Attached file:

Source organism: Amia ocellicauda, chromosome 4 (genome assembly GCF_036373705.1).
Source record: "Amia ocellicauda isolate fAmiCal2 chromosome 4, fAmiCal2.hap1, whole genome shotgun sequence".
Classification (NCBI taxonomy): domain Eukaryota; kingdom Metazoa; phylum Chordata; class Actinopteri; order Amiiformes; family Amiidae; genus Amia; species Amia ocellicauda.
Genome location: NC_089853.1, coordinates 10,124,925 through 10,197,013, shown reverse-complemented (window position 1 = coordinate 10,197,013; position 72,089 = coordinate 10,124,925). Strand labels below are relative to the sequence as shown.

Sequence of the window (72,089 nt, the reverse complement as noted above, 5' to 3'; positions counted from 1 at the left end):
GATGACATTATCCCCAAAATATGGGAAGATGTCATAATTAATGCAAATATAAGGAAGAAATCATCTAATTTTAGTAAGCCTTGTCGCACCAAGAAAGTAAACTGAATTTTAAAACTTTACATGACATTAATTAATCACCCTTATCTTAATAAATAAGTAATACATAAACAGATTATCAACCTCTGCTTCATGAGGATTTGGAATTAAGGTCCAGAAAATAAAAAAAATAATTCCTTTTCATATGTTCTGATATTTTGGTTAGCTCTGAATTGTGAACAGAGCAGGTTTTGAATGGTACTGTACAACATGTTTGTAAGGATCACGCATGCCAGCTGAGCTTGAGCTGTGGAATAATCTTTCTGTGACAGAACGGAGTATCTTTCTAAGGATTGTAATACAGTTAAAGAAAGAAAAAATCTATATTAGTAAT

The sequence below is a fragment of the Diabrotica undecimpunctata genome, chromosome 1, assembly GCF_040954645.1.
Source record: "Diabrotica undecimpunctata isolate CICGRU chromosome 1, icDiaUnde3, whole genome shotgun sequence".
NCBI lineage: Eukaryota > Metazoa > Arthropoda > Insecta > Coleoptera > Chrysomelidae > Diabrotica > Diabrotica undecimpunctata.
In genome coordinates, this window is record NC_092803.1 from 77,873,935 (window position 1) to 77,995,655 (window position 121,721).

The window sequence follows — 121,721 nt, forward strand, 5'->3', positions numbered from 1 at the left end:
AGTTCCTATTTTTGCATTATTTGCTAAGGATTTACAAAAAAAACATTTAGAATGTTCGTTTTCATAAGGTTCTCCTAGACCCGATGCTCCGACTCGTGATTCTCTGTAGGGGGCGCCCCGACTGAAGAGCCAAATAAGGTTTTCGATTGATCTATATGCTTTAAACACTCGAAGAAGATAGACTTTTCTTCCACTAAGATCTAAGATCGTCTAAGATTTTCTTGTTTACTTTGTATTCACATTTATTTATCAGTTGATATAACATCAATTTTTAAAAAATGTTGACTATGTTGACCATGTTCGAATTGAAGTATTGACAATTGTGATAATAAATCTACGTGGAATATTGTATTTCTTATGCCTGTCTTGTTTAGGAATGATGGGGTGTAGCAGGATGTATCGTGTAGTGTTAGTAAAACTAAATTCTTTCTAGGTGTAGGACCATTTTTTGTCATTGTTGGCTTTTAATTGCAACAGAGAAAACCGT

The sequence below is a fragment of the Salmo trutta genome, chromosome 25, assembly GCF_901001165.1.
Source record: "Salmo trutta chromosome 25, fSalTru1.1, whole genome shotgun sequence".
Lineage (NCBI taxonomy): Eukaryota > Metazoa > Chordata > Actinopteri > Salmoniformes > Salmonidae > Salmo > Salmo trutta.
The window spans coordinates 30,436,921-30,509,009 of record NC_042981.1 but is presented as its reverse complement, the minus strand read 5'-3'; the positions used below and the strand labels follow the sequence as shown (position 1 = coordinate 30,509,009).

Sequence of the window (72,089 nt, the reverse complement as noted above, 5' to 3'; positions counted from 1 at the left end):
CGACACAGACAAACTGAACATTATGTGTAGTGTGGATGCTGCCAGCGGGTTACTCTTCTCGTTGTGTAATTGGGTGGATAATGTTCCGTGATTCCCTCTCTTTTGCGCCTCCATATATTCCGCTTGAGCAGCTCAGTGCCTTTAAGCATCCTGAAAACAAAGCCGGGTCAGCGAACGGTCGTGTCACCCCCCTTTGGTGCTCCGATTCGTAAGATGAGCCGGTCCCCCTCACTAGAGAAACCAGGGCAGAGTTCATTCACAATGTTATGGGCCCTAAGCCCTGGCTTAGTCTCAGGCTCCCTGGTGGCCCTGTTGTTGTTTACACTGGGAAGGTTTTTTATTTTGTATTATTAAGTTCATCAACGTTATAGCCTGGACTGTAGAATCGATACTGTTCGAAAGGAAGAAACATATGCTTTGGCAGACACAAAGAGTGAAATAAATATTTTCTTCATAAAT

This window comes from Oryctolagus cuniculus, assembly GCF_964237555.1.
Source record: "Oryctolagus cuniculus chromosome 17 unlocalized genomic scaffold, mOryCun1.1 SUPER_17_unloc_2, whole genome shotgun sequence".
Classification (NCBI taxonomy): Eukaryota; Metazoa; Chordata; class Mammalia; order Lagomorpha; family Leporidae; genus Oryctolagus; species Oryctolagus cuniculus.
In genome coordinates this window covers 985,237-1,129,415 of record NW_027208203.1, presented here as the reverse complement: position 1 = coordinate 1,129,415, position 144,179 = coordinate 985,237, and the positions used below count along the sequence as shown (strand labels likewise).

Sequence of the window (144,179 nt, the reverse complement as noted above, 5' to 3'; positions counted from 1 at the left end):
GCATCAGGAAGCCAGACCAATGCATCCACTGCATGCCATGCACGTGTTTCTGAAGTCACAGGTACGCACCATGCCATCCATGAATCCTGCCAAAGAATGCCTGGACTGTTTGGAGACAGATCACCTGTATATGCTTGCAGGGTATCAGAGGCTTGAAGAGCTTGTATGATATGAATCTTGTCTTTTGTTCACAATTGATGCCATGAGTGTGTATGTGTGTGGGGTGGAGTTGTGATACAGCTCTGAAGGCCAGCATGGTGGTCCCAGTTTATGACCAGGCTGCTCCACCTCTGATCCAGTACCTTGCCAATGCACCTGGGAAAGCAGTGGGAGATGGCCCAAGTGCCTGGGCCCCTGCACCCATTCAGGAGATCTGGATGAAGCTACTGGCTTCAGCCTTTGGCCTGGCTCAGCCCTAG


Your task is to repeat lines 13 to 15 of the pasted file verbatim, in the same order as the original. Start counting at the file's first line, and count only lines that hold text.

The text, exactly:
The sequence below is a fragment of the Salmo trutta genome, chromosome 25, assembly GCF_901001165.1.
Source record: "Salmo trutta chromosome 25, fSalTru1.1, whole genome shotgun sequence".
Lineage (NCBI taxonomy): Eukaryota > Metazoa > Chordata > Actinopteri > Salmoniformes > Salmonidae > Salmo > Salmo trutta.